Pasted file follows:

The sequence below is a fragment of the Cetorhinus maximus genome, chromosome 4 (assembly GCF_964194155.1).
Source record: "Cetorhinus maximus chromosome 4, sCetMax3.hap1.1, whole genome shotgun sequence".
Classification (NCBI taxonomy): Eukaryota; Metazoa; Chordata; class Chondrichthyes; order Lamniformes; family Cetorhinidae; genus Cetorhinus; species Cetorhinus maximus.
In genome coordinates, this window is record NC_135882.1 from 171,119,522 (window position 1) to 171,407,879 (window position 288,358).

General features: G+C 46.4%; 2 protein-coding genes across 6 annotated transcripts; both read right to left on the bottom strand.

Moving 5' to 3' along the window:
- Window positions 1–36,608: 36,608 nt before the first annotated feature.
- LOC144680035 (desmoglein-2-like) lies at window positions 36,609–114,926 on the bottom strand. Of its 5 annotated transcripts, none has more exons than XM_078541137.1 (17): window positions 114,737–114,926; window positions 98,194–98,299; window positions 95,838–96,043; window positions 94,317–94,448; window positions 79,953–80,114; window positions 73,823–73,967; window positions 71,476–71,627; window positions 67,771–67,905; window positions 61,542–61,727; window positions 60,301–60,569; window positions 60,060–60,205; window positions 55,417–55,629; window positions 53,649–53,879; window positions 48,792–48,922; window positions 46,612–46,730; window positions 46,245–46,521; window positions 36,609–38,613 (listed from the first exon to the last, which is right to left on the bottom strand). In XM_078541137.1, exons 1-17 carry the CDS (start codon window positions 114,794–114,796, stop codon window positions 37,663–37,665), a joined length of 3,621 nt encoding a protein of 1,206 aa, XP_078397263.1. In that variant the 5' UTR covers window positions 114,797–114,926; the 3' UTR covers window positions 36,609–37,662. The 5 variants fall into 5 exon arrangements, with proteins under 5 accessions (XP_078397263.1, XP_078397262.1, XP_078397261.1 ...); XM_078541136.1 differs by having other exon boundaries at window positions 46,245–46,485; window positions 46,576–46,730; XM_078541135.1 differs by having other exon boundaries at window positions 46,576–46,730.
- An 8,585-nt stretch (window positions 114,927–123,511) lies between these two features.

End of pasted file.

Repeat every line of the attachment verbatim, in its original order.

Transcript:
The sequence below is a fragment of the Cetorhinus maximus genome, chromosome 4 (assembly GCF_964194155.1).
Source record: "Cetorhinus maximus chromosome 4, sCetMax3.hap1.1, whole genome shotgun sequence".
Classification (NCBI taxonomy): Eukaryota; Metazoa; Chordata; class Chondrichthyes; order Lamniformes; family Cetorhinidae; genus Cetorhinus; species Cetorhinus maximus.
In genome coordinates, this window is record NC_135882.1 from 171,119,522 (window position 1) to 171,407,879 (window position 288,358).

General features: G+C 46.4%; 2 protein-coding genes across 6 annotated transcripts; both read right to left on the bottom strand.

Moving 5' to 3' along the window:
- Window positions 1–36,608: 36,608 nt before the first annotated feature.
- LOC144680035 (desmoglein-2-like) lies at window positions 36,609–114,926 on the bottom strand. Of its 5 annotated transcripts, none has more exons than XM_078541137.1 (17): window positions 114,737–114,926; window positions 98,194–98,299; window positions 95,838–96,043; window positions 94,317–94,448; window positions 79,953–80,114; window positions 73,823–73,967; window positions 71,476–71,627; window positions 67,771–67,905; window positions 61,542–61,727; window positions 60,301–60,569; window positions 60,060–60,205; window positions 55,417–55,629; window positions 53,649–53,879; window positions 48,792–48,922; window positions 46,612–46,730; window positions 46,245–46,521; window positions 36,609–38,613 (listed from the first exon to the last, which is right to left on the bottom strand). In XM_078541137.1, exons 1-17 carry the CDS (start codon window positions 114,794–114,796, stop codon window positions 37,663–37,665), a joined length of 3,621 nt encoding a protein of 1,206 aa, XP_078397263.1. In that variant the 5' UTR covers window positions 114,797–114,926; the 3' UTR covers window positions 36,609–37,662. The 5 variants fall into 5 exon arrangements, with proteins under 5 accessions (XP_078397263.1, XP_078397262.1, XP_078397261.1 ...); XM_078541136.1 differs by having other exon boundaries at window positions 46,245–46,485; window positions 46,576–46,730; XM_078541135.1 differs by having other exon boundaries at window positions 46,576–46,730.
- An 8,585-nt stretch (window positions 114,927–123,511) lies between these two features.